OB:

How does being a mother make you a better children’s author?

SM:

We were always on the go with our kids, chasing down the weekends with adventure upon adventure, so there is much to mine in terms of incidents. While I don’t remember very much about being a child myself, I absolutely love interacting with my own kids, seeing how their minds work and their take on things. All of that informs my writing.

We also read voraciously as a family. Our house is littered with children’s books, and everywhere we went it was with a mega book bag in hand. Many bedtime curfews were sacrificed to our desire to read just one more book or to find out what happens next. So being a parent meant being exposed to wonderful children’s literature, and that exposure has influenced me tremendously.

OB:

What drew you to begin writing books for a younger audience?

SM:

Some of our favourite times as a family were snuggling up with a great picture book, so I guess there’s that. Truthfully, however, while I don’t get as much time to write as I’d like given that I have a full-time job outside of writing, I’m building an inventory of books across many children’s age groups.

OB:

What children’s books are favourites in your home?

SM:

Our list of favourites is massive; far too many to list. Maurice Sendak’s Where the Wild Things Are was an important family book. In fact, Sarah, our eldest, has two homemade Max suits. I had the wonderful opportunity to interview Mr. Sendak for Today’s Parent magazine in January 2012, months before he passed away. We read lots of Jenny Nimmo, Martin Waddell, Sam McBratney, Ruth Krauss, Margie Palatini, Kenneth Oppel, JK Rowling, Phyllis Root, Natalie Babbitt, Tim Wynne-Jones, Hazel Hutchins, Ruth Ohi, Sharon Jennings, Jez Alborough, Tony Ross, Jane Yolen, Mem Fox, John Scieszka. This is the tip of the iceberg; barely scratches the surface. Two Young Adult writers who amaze me are Markus Zusak and Patrick Ness. I love middle grade and YA. I could give you a very lengthy list of favourites there too.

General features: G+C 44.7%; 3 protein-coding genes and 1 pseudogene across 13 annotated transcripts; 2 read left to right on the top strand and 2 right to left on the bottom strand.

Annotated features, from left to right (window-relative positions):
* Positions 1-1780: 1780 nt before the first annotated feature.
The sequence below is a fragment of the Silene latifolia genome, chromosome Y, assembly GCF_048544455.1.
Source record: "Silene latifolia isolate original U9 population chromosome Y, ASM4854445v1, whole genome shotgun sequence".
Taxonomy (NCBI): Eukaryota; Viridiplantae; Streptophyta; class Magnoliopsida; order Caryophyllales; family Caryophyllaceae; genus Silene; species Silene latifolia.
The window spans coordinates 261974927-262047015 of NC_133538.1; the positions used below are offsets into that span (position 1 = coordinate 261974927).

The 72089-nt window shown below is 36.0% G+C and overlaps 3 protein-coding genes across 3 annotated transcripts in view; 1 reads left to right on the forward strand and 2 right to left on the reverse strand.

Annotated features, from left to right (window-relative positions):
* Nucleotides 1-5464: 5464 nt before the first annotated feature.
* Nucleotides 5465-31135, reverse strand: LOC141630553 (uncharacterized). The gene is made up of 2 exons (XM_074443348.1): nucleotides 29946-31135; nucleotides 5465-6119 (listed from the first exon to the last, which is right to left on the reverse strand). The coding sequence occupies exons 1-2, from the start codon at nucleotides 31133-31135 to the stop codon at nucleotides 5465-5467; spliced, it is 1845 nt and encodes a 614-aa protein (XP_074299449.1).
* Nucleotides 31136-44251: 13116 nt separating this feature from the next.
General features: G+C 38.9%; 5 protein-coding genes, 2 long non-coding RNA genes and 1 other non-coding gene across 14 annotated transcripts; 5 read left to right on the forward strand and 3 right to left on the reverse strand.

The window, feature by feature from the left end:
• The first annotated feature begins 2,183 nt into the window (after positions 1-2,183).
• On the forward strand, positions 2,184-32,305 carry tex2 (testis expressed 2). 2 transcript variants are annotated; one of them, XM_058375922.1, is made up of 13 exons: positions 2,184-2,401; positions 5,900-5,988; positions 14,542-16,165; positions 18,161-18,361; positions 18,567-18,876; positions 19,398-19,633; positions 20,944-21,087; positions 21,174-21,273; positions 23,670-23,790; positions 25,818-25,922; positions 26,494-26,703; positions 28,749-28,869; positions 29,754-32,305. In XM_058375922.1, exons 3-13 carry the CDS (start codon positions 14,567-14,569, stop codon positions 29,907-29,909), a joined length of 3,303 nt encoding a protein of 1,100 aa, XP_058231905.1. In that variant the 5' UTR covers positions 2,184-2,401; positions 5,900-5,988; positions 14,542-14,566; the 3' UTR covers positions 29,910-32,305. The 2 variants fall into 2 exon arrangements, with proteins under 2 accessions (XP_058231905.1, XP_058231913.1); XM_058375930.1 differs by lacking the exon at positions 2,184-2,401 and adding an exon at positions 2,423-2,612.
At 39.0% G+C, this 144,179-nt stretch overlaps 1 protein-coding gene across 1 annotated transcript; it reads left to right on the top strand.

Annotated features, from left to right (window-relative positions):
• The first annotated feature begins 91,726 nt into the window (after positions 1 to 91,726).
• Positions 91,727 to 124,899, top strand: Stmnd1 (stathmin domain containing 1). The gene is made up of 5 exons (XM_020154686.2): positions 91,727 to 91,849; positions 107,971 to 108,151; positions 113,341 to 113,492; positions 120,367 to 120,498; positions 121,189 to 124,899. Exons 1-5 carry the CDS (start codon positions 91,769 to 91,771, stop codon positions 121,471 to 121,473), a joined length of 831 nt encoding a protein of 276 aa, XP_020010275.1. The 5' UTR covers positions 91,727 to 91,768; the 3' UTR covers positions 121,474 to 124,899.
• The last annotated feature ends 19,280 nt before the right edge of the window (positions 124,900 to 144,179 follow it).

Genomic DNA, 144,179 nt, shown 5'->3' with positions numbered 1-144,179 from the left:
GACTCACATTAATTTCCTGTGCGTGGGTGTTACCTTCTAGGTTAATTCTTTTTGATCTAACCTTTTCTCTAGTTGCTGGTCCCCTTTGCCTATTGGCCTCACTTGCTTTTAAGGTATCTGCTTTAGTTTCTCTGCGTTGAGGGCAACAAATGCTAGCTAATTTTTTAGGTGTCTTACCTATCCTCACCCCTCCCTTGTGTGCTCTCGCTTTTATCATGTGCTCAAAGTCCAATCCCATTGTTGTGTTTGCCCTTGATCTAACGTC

OB:

What books are on your bedside table?

SM:

I just finished reading Life of Pi. While before kids I immersed myself in Atwood, Laurence, Munro, Hemingway, Dostoevsky, Tolstoy, Wouk, Hardy and so many more, now I mostly read children’s books of all ages. I wanted to read Pibefore I saw the movie though.

OB:

What are you working on now?

SM:

Dean Griffiths’ illustrations for Hoogie are so wonderful. He’s created such depth and character in not only Hoogie, but also her siblings, Pumpkin and Tweezle. How could these characters be confined to this one story? I find them chasing around in my head and wonder if there might not be other stories to be told.

Submitted by megan on May 15, 2013 – 8:46am


Stephanie McLellan’s first picture book, The Chicken Cat, won the Ruth and Sylvia Schwartz Children’s Book Award and the Mr. Christie Book Award, and was nominated for the Blue Spruce Award. Her second book, Leon’s Song, was a finalist for both the Blue Spruce Award and the Chocolate Lily Award. Stephanie wrote Hoogie in the Middle for her own middle child, who is nicknamed “Hoogie.” Stephanie lives in Newmarket, Ontario.

For more information about Hoogie in the Middle please visit the Pajama Press website.

Buy this book at your local independent bookstore or online at Chapters/Indigo or Amazon.